Philip Morris said its payment would help fight cigarette smuggling and counterfeiting, and Japan Tobacco, maker of Camel and Winston cigarettes, said it wanted to co-operate with authorities in the same way.
Japan Tobacco, the world’s third largest tobacco company, confirmed it had talked to the European Commission over co-operation to fight the illicit trade.
Guy Cote, a Japan Tobacco spokesman, said that until now Brussels-based regulators had rejected his company’s offers to settle all eventual legal disputes and pay money to fight smuggling.
He said he hoped the latest development would enable serious negotiations to be reopened. “Perhaps they wanted to deal with the biggest player first,” Mr Cote told Dow Jones.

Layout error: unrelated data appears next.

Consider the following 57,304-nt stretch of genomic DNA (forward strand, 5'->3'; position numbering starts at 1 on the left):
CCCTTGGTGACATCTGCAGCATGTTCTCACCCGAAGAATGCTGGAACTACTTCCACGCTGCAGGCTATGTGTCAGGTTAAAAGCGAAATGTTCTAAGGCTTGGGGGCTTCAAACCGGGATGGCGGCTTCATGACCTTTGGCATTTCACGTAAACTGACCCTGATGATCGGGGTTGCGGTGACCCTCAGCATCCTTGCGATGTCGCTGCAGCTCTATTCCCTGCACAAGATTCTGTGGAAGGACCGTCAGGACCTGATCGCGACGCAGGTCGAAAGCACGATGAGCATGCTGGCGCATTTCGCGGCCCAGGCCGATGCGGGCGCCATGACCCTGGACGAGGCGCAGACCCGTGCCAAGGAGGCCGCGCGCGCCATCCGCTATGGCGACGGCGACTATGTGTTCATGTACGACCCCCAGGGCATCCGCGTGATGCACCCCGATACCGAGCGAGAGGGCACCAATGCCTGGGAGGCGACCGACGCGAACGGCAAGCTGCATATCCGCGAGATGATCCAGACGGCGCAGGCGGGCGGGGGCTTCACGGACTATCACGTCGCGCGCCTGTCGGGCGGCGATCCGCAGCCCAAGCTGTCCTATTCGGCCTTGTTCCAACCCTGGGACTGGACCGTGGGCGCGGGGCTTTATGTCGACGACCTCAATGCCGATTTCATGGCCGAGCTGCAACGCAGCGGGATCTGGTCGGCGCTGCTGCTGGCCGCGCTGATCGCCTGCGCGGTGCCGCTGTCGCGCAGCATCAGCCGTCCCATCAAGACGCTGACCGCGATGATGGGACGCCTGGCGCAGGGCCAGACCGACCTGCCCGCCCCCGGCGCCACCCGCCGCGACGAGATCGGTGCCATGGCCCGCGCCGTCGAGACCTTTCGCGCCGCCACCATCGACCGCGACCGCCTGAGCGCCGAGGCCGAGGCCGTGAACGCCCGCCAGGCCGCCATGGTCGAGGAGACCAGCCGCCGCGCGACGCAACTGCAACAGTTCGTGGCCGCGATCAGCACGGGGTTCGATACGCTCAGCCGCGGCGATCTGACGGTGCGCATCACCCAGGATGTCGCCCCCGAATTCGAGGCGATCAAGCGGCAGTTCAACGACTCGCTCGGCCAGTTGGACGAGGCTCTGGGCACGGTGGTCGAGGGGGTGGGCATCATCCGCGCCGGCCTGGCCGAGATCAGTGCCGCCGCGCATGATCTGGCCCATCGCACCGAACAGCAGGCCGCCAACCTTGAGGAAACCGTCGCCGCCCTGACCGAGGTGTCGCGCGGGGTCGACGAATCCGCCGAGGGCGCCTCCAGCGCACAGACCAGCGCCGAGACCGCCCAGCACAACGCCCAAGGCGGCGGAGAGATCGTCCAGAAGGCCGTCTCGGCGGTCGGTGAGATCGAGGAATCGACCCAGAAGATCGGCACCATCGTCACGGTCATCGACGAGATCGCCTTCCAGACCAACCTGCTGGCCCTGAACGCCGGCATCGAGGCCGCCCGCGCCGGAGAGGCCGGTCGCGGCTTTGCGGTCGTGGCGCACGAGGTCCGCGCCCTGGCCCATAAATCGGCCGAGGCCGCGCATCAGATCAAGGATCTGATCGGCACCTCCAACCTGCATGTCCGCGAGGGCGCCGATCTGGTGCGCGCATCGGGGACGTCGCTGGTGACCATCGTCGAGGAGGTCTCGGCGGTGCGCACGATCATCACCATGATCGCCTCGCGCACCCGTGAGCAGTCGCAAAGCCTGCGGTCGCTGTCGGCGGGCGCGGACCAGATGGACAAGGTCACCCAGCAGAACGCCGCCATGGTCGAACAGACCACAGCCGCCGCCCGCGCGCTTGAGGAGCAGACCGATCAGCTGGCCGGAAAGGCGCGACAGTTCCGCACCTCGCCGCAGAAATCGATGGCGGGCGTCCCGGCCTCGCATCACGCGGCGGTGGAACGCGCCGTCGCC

The European Commission launched legal action against Philip Morris, Japan Tobacco and RJ Reynolds in 2000, claiming that the companies colluded with smugglers to bring their products into the EU, so avoiding excise duties. That case was rejected by the US courts, but Brussels is now pursuing a related claim against RJ Reynolds for alleged money-laundering.
Michaele Schreyer, the EU budget commissioner, said she hoped the Commission and 10 EU member states would be able to agree a deal with Philip Morris “very soon” to end the legal dispute.
She refused to say whether the litigation against Japan Tobacco had been suspended because talks with the company were continuing.
“We are willing to have discussions with all companies that show they are serious about their fight against this illegal trade,” she said.
The $1bn payment would be the largest amount ever extracted by the EU from a private company, and exceeds the ?497m antitrust fine levied last month against Microsoft.